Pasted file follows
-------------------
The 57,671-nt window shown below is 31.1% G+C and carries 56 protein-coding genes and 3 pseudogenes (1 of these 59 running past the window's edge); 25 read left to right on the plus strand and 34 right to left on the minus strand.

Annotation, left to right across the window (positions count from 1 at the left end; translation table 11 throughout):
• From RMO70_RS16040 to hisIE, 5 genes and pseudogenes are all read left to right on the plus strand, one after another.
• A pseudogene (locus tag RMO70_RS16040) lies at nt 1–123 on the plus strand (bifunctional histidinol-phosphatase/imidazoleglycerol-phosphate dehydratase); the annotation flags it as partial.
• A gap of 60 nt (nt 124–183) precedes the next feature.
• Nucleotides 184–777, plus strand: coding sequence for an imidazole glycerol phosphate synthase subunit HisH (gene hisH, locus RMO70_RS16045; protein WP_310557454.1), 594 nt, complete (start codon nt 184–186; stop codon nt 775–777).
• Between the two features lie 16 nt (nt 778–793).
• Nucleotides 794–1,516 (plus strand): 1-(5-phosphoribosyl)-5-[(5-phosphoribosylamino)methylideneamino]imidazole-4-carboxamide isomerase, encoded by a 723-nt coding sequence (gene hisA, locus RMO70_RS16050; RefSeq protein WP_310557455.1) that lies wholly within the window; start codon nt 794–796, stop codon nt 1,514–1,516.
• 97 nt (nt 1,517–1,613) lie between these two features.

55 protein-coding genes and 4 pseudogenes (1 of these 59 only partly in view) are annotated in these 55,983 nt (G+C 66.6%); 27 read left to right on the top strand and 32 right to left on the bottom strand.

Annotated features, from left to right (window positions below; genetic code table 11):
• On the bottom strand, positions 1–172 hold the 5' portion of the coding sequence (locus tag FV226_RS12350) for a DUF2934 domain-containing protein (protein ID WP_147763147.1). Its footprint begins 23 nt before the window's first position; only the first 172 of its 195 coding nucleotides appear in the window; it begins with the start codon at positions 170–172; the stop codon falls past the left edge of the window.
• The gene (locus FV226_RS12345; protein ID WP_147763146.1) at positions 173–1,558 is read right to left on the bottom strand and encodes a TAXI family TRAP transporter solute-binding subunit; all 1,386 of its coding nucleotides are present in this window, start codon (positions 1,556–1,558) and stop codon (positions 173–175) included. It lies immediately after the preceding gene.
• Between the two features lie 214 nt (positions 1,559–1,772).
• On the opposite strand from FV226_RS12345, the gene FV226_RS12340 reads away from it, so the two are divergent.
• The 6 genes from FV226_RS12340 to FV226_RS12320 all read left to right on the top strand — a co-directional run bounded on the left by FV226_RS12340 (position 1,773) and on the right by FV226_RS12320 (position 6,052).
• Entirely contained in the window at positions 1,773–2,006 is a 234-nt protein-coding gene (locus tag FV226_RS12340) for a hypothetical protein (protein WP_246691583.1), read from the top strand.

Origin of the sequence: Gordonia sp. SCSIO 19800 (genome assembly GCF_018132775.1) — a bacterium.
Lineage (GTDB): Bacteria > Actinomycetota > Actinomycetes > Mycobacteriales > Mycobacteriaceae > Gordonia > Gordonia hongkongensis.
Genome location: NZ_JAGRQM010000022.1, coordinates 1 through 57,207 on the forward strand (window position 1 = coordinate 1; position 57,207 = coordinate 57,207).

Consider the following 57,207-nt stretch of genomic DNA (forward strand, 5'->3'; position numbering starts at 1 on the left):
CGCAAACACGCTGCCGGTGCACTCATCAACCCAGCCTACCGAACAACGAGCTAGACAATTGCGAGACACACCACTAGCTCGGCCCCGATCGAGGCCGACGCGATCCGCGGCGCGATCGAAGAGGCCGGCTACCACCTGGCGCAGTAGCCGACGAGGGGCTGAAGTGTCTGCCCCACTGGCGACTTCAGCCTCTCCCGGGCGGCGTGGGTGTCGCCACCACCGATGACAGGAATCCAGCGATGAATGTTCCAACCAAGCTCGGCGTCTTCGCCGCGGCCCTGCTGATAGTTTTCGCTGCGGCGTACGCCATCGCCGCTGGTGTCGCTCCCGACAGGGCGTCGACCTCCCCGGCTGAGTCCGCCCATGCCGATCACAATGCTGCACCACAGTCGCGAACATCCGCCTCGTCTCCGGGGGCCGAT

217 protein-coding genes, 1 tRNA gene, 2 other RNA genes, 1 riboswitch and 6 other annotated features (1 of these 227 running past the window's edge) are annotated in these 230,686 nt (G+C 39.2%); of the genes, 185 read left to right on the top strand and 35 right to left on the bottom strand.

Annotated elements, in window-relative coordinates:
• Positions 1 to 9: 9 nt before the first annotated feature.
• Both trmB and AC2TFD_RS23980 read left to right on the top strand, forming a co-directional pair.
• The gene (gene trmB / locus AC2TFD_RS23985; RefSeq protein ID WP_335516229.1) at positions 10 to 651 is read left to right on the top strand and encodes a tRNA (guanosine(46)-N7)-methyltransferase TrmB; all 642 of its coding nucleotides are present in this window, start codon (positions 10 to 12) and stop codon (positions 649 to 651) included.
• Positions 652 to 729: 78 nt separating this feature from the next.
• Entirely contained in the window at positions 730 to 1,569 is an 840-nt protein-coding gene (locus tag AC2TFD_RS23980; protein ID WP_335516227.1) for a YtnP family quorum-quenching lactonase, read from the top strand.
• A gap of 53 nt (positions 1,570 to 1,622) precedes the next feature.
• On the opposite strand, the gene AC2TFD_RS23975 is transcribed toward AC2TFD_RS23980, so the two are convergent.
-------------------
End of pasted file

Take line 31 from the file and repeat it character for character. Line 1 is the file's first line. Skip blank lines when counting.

• On the opposite strand, the gene AC2TFD_RS23975 is transcribed toward AC2TFD_RS23980, so the two are convergent.